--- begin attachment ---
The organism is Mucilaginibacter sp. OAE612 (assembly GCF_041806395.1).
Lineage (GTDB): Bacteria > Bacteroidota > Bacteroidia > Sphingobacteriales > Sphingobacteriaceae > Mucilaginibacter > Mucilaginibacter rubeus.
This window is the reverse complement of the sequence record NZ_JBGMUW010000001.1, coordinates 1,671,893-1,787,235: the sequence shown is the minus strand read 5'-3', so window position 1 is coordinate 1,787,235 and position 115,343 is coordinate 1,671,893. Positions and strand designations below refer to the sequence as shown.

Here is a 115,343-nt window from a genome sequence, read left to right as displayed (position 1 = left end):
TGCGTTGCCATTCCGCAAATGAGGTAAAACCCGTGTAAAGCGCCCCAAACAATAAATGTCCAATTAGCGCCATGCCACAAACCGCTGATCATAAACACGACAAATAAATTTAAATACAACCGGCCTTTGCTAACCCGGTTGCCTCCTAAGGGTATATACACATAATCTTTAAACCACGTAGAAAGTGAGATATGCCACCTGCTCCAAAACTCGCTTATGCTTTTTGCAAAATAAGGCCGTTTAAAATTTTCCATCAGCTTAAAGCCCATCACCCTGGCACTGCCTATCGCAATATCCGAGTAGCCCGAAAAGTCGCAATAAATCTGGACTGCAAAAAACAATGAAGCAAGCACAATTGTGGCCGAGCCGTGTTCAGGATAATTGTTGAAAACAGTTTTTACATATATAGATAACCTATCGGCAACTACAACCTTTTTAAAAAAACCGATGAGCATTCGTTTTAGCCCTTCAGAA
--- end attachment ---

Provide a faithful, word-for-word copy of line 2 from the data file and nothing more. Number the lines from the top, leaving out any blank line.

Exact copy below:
Lineage (GTDB): Bacteria > Bacteroidota > Bacteroidia > Sphingobacteriales > Sphingobacteriaceae > Mucilaginibacter > Mucilaginibacter rubeus.